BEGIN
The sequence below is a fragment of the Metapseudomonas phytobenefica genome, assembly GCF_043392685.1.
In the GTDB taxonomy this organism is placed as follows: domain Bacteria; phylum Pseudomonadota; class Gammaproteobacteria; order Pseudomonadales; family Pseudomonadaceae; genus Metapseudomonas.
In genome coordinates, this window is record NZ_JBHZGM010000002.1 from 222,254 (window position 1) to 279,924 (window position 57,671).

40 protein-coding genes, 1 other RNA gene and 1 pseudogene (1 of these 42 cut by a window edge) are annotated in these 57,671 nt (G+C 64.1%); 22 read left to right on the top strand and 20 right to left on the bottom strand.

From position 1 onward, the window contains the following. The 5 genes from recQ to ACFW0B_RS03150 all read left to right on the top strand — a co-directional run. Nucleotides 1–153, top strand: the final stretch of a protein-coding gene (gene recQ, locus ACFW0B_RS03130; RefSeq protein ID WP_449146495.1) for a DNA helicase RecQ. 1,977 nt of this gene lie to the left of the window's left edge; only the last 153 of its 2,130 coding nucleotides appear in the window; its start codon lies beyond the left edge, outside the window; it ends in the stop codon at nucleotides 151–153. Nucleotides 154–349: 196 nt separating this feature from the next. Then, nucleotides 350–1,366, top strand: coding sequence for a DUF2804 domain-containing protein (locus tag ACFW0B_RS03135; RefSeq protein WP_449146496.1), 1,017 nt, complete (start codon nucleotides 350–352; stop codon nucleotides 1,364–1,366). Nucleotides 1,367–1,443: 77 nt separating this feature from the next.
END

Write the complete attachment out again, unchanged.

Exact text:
The sequence below is a fragment of the Metapseudomonas phytobenefica genome, assembly GCF_043392685.1.
In the GTDB taxonomy this organism is placed as follows: domain Bacteria; phylum Pseudomonadota; class Gammaproteobacteria; order Pseudomonadales; family Pseudomonadaceae; genus Metapseudomonas.
In genome coordinates, this window is record NZ_JBHZGM010000002.1 from 222,254 (window position 1) to 279,924 (window position 57,671).

40 protein-coding genes, 1 other RNA gene and 1 pseudogene (1 of these 42 cut by a window edge) are annotated in these 57,671 nt (G+C 64.1%); 22 read left to right on the top strand and 20 right to left on the bottom strand.

From position 1 onward, the window contains the following. The 5 genes from recQ to ACFW0B_RS03150 all read left to right on the top strand — a co-directional run. Nucleotides 1–153, top strand: the final stretch of a protein-coding gene (gene recQ, locus ACFW0B_RS03130; RefSeq protein ID WP_449146495.1) for a DNA helicase RecQ. 1,977 nt of this gene lie to the left of the window's left edge; only the last 153 of its 2,130 coding nucleotides appear in the window; its start codon lies beyond the left edge, outside the window; it ends in the stop codon at nucleotides 151–153. Nucleotides 154–349: 196 nt separating this feature from the next. Then, nucleotides 350–1,366, top strand: coding sequence for a DUF2804 domain-containing protein (locus tag ACFW0B_RS03135; RefSeq protein WP_449146496.1), 1,017 nt, complete (start codon nucleotides 350–352; stop codon nucleotides 1,364–1,366). Nucleotides 1,367–1,443: 77 nt separating this feature from the next.